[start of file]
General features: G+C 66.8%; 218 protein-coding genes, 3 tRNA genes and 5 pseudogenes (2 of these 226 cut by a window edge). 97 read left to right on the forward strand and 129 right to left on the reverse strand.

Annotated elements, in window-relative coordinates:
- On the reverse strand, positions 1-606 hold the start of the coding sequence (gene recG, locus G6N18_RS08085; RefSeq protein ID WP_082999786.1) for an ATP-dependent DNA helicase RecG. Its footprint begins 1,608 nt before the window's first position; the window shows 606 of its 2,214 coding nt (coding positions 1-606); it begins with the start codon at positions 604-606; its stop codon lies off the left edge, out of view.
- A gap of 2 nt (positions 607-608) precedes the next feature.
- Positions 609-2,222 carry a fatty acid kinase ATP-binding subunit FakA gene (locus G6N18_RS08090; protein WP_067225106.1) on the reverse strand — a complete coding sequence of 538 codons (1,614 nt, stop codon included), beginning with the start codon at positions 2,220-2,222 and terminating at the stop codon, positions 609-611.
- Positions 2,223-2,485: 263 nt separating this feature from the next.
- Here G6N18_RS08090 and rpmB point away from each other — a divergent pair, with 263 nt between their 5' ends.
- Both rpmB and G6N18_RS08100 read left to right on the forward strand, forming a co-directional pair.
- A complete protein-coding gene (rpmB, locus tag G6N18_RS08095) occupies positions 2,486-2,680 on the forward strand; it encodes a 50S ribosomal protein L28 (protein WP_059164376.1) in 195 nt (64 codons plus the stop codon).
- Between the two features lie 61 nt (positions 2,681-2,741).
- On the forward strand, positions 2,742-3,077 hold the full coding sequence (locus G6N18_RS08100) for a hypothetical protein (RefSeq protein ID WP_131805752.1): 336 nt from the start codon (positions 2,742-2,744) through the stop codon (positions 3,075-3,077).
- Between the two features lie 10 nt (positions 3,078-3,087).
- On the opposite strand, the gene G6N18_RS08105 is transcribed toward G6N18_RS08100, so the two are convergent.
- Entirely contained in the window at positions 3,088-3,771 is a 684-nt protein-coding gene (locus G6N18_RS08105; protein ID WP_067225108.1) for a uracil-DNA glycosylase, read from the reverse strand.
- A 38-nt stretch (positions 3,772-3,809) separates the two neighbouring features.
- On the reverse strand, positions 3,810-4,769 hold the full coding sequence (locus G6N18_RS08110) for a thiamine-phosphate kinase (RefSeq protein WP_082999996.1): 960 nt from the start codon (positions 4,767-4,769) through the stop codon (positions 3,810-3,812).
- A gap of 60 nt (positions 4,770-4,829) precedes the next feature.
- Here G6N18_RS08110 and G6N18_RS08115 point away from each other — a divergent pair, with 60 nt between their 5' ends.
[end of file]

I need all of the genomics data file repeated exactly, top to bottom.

General features: G+C 66.8%; 218 protein-coding genes, 3 tRNA genes and 5 pseudogenes (2 of these 226 cut by a window edge). 97 read left to right on the forward strand and 129 right to left on the reverse strand.

Annotated elements, in window-relative coordinates:
- On the reverse strand, positions 1-606 hold the start of the coding sequence (gene recG, locus G6N18_RS08085; RefSeq protein ID WP_082999786.1) for an ATP-dependent DNA helicase RecG. Its footprint begins 1,608 nt before the window's first position; the window shows 606 of its 2,214 coding nt (coding positions 1-606); it begins with the start codon at positions 604-606; its stop codon lies off the left edge, out of view.
- A gap of 2 nt (positions 607-608) precedes the next feature.
- Positions 609-2,222 carry a fatty acid kinase ATP-binding subunit FakA gene (locus G6N18_RS08090; protein WP_067225106.1) on the reverse strand — a complete coding sequence of 538 codons (1,614 nt, stop codon included), beginning with the start codon at positions 2,220-2,222 and terminating at the stop codon, positions 609-611.
- Positions 2,223-2,485: 263 nt separating this feature from the next.
- Here G6N18_RS08090 and rpmB point away from each other — a divergent pair, with 263 nt between their 5' ends.
- Both rpmB and G6N18_RS08100 read left to right on the forward strand, forming a co-directional pair.
- A complete protein-coding gene (rpmB, locus tag G6N18_RS08095) occupies positions 2,486-2,680 on the forward strand; it encodes a 50S ribosomal protein L28 (protein WP_059164376.1) in 195 nt (64 codons plus the stop codon).
- Between the two features lie 61 nt (positions 2,681-2,741).
- On the forward strand, positions 2,742-3,077 hold the full coding sequence (locus G6N18_RS08100) for a hypothetical protein (RefSeq protein ID WP_131805752.1): 336 nt from the start codon (positions 2,742-2,744) through the stop codon (positions 3,075-3,077).
- Between the two features lie 10 nt (positions 3,078-3,087).
- On the opposite strand, the gene G6N18_RS08105 is transcribed toward G6N18_RS08100, so the two are convergent.
- Entirely contained in the window at positions 3,088-3,771 is a 684-nt protein-coding gene (locus G6N18_RS08105; protein ID WP_067225108.1) for a uracil-DNA glycosylase, read from the reverse strand.
- A 38-nt stretch (positions 3,772-3,809) separates the two neighbouring features.
- On the reverse strand, positions 3,810-4,769 hold the full coding sequence (locus G6N18_RS08110) for a thiamine-phosphate kinase (RefSeq protein WP_082999996.1): 960 nt from the start codon (positions 4,767-4,769) through the stop codon (positions 3,810-3,812).
- A gap of 60 nt (positions 4,770-4,829) precedes the next feature.
- Here G6N18_RS08110 and G6N18_RS08115 point away from each other — a divergent pair, with 60 nt between their 5' ends.